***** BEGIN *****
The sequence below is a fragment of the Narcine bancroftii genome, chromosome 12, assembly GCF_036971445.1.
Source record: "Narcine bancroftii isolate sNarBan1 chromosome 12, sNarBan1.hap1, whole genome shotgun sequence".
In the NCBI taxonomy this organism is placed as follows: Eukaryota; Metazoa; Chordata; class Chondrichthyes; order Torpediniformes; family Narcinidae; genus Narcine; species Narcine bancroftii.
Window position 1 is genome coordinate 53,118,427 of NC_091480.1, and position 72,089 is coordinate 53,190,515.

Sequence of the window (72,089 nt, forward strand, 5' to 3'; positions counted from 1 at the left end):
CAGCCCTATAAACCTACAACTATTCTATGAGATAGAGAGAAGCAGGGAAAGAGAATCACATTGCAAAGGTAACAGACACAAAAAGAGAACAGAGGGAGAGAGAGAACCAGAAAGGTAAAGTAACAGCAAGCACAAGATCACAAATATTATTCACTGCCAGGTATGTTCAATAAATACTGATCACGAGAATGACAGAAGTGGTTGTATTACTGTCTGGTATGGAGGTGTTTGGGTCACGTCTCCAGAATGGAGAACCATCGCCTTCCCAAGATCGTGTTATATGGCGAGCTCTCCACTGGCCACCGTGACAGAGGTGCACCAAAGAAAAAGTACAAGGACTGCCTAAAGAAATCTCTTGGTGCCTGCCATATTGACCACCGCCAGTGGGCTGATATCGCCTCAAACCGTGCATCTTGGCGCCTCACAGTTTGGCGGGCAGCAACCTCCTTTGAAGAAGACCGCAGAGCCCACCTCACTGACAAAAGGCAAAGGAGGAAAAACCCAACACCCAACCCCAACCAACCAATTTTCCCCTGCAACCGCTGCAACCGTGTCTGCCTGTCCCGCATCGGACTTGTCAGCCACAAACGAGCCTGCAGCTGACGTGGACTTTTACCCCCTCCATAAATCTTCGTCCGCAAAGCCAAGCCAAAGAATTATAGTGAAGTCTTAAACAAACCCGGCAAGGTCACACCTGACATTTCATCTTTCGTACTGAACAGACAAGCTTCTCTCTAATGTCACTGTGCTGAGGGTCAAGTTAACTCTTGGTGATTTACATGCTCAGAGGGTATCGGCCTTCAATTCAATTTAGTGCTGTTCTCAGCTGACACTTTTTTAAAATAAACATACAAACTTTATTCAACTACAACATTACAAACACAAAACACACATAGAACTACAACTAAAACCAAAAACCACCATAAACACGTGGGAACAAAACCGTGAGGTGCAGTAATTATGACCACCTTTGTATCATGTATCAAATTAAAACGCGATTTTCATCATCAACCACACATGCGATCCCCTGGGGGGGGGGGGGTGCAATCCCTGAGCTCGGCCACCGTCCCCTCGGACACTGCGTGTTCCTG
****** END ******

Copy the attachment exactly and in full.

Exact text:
The sequence below is a fragment of the Narcine bancroftii genome, chromosome 12, assembly GCF_036971445.1.
Source record: "Narcine bancroftii isolate sNarBan1 chromosome 12, sNarBan1.hap1, whole genome shotgun sequence".
In the NCBI taxonomy this organism is placed as follows: Eukaryota; Metazoa; Chordata; class Chondrichthyes; order Torpediniformes; family Narcinidae; genus Narcine; species Narcine bancroftii.
Window position 1 is genome coordinate 53,118,427 of NC_091480.1, and position 72,089 is coordinate 53,190,515.

Sequence of the window (72,089 nt, forward strand, 5' to 3'; positions counted from 1 at the left end):
CAGCCCTATAAACCTACAACTATTCTATGAGATAGAGAGAAGCAGGGAAAGAGAATCACATTGCAAAGGTAACAGACACAAAAAGAGAACAGAGGGAGAGAGAGAACCAGAAAGGTAAAGTAACAGCAAGCACAAGATCACAAATATTATTCACTGCCAGGTATGTTCAATAAATACTGATCACGAGAATGACAGAAGTGGTTGTATTACTGTCTGGTATGGAGGTGTTTGGGTCACGTCTCCAGAATGGAGAACCATCGCCTTCCCAAGATCGTGTTATATGGCGAGCTCTCCACTGGCCACCGTGACAGAGGTGCACCAAAGAAAAAGTACAAGGACTGCCTAAAGAAATCTCTTGGTGCCTGCCATATTGACCACCGCCAGTGGGCTGATATCGCCTCAAACCGTGCATCTTGGCGCCTCACAGTTTGGCGGGCAGCAACCTCCTTTGAAGAAGACCGCAGAGCCCACCTCACTGACAAAAGGCAAAGGAGGAAAAACCCAACACCCAACCCCAACCAACCAATTTTCCCCTGCAACCGCTGCAACCGTGTCTGCCTGTCCCGCATCGGACTTGTCAGCCACAAACGAGCCTGCAGCTGACGTGGACTTTTACCCCCTCCATAAATCTTCGTCCGCAAAGCCAAGCCAAAGAATTATAGTGAAGTCTTAAACAAACCCGGCAAGGTCACACCTGACATTTCATCTTTCGTACTGAACAGACAAGCTTCTCTCTAATGTCACTGTGCTGAGGGTCAAGTTAACTCTTGGTGATTTACATGCTCAGAGGGTATCGGCCTTCAATTCAATTTAGTGCTGTTCTCAGCTGACACTTTTTTAAAATAAACATACAAACTTTATTCAACTACAACATTACAAACACAAAACACACATAGAACTACAACTAAAACCAAAAACCACCATAAACACGTGGGAACAAAACCGTGAGGTGCAGTAATTATGACCACCTTTGTATCATGTATCAAATTAAAACGCGATTTTCATCATCAACCACACATGCGATCCCCTGGGGGGGGGGGGGTGCAATCCCTGAGCTCGGCCACCGTCCCCTCGGACACTGCGTGTTCCTG